Piddle, Twiddle and Resolve

In one of the opening scenes of the fabulous Broadway musical hit, 1776, John Adams cries out in frustration: "A second flood, a simple famine, plagues of locusts everywhere, or a cataclysmic earthquake I'd accept with some despair. But, no. You sent us Congress. Good God, Sir, was that fair?"

I understand how Adams felt. On November 5, America will be asked to decide whether Members of the 107th Congress should be allowed to continue their careers representing us in the 108th, or be replaced by someone else. As an anonymous collective, it's hard to argue for another term based solely on their accomplishments.

Adams summed up the inglorious record of the 107th Congress perfectly in the next verse saying: "You see we piddle, twiddle and resolve. Not one damn thing do we solve. Piddle, twiddle and resolve. Nothing's ever solved!"

The 107th got off to a promising start back in the spring of 2001 – passing the Bush tax cut and education plans. But the record since has been one of missed opportunities. While arguing that Bush is ignoring the economy, the Senate never got around to passing a budget this year. Lacking this necessary spending blueprint, most of the appropriation bills continue to languish. Congress is now looking to pass an all-encompassing continuing resolution just to keep the government running until next year.

Last winter, the lights went out in California as years of bad energy policy and a wrongheaded approach to electricity deregulation combined to cause a series of rolling blackouts. The left-coast power drain gave momentum to a long-needed national energy plan. The Bush administration stepped up to the plate and proposed an initiative that balanced conservation with the need to tap new energy supplies. For a year and a half the Congress has piddled and twiddled and failed to resolve or solve this issue.

Following the collapse of Enron last fall, and the devastation wrought on its employee's 401(k)s, pension reform rightfully moved to front of the legislative agenda. The administration, as well as members from both sides of the aisle, proposed protections from corporate abuse. While no one plan was perfect, neither side was willing to compromise. At the end of the day, or in this case the end of the session, the Congress failed to send a bill to the President's desk.

For years people have discussed the financial crisis facing our nation's Social Security system and the need for immediate action. But yet the issue has always been too enticing a topic to demagogue for votes. Yet soon after taking office, President Bush placed saving Social Security as one of his top priorities. Polls suggested that the timing was right to get serious about reform.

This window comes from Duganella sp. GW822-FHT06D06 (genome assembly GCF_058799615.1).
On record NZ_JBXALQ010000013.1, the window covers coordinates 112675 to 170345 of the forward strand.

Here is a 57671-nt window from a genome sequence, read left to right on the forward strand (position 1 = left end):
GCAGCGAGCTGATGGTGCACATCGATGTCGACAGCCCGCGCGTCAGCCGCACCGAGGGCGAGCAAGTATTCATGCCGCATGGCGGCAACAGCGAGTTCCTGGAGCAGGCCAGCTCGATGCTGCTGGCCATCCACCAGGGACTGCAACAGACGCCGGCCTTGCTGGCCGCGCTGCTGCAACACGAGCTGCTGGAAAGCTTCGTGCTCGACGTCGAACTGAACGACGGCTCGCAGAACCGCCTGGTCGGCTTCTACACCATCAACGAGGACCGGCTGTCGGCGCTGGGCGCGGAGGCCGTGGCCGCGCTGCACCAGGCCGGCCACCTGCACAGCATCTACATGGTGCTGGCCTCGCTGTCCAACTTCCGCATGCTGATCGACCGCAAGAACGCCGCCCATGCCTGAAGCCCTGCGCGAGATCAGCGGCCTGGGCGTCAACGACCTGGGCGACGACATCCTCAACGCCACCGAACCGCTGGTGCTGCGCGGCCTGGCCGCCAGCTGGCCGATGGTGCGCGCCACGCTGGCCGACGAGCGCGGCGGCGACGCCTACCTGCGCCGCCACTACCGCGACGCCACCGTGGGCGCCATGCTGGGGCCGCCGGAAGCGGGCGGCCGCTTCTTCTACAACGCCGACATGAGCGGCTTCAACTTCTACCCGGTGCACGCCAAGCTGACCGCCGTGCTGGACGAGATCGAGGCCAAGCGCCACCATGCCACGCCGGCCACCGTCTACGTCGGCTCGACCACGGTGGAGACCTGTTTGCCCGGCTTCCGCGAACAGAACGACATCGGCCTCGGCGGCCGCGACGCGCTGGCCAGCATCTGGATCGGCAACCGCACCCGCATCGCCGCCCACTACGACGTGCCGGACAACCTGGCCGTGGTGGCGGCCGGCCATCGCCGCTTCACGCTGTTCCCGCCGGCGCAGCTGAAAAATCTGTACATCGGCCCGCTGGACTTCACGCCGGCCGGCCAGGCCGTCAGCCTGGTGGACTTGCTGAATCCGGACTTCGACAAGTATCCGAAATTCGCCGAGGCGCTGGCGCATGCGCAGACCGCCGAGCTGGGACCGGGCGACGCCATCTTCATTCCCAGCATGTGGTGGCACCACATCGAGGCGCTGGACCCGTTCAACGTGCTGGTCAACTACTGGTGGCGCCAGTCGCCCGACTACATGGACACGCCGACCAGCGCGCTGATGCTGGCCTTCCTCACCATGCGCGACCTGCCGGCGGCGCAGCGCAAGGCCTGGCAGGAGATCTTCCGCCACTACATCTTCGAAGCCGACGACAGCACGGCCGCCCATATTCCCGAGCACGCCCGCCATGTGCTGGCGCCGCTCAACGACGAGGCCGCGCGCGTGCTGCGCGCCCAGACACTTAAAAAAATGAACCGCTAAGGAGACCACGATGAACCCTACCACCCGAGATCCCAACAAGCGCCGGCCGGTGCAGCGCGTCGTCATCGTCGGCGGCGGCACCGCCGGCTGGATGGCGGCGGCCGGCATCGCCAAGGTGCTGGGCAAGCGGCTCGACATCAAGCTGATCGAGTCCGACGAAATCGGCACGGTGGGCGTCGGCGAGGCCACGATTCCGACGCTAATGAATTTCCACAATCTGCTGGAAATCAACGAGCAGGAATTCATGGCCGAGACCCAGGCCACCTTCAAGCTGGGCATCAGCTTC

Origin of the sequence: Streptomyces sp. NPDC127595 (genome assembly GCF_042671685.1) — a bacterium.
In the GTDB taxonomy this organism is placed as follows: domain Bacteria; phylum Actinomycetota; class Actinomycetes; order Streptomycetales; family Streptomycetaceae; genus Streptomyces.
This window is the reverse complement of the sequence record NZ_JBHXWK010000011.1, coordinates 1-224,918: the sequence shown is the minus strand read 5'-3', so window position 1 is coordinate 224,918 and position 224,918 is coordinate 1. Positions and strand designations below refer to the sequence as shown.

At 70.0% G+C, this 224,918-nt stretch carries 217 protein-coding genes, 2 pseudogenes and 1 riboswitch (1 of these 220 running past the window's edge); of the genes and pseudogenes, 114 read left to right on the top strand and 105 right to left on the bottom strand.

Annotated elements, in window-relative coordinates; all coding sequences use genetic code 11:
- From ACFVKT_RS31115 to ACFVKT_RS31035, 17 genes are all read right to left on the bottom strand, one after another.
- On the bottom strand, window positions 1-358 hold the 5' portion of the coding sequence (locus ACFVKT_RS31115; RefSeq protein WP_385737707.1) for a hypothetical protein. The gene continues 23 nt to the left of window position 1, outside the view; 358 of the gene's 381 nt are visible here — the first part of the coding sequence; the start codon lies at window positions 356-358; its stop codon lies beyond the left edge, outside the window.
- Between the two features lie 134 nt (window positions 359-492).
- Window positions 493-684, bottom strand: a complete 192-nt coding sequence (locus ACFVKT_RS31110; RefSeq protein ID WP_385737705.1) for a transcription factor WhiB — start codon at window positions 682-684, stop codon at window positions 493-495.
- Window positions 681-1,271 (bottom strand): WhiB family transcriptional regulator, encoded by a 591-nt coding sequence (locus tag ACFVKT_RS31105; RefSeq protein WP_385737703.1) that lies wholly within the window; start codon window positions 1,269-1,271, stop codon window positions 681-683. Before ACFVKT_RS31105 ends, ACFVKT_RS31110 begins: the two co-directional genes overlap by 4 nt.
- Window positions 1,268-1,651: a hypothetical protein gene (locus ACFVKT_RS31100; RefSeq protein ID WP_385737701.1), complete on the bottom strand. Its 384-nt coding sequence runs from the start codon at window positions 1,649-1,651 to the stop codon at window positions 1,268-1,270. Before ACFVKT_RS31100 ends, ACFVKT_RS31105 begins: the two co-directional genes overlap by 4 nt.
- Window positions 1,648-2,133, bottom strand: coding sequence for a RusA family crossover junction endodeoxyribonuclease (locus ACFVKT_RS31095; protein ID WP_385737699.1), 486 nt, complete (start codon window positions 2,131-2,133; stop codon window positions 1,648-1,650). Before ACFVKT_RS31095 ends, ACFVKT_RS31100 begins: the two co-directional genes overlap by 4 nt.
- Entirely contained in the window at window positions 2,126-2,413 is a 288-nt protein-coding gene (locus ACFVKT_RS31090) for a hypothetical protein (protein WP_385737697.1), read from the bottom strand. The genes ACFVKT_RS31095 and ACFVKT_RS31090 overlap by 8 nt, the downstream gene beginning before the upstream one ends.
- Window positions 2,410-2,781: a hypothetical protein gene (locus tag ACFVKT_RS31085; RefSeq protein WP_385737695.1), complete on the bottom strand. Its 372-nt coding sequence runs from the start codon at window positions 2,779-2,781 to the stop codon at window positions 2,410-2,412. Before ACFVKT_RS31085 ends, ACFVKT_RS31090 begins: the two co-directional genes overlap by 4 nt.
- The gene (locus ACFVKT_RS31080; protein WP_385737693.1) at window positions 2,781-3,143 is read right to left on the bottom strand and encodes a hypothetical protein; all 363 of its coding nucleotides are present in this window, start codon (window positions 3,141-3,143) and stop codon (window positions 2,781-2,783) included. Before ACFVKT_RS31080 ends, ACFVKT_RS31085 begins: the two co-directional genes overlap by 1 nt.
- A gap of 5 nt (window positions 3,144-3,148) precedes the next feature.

Bush appointed a bipartisan commission comprised of academics, business leaders and a few former politicians to study the issue and suggest solutions. Co-chaired by Retired New York Senator Daniel Patrick Moynihan, a liberal icon of the Democrat Party, the commission held a series of hearings and produced three frameworks for reform. Their hope was to ignite an honest debate within the Congress that would lead to fundamental reform. What they got instead, was the avoidance of anything that could remotely be characterized as an honest debate. Instead of a bill, our representatives produced campaign commercials that paint reformers as villains, intent on pushing grandma's wheelchair off a cliff.

Seniors are the only people in our society who have to buy a second health plan to fill the gaps in the first. But even with Medicare and medigap insurance, most do not have the same drug coverage nonseniors have. That's why during the past couple election cycles, nearly everyone running for public office declared their support for a prescription drug benefit.

Some proposals would keep the basic structure of Medicare intact but add a new drug benefit. Others would fundamentally change the structure of Medicare so that it more accurately reflected the design of most private insurance. After what has now become an annual debate, Members on both sides got exactly what they wanted – the ability to tell voters that they supported a prescription drug benefit for Medicare. What they didn't do was pass any legislation that would actually accomplish this.

Like Adams, "I have come to the conclusion that one useless man is called a disgrace, that two are called a law firm, and that three or more become a congress! And by God, I have had this congress!" Now, to the polling place.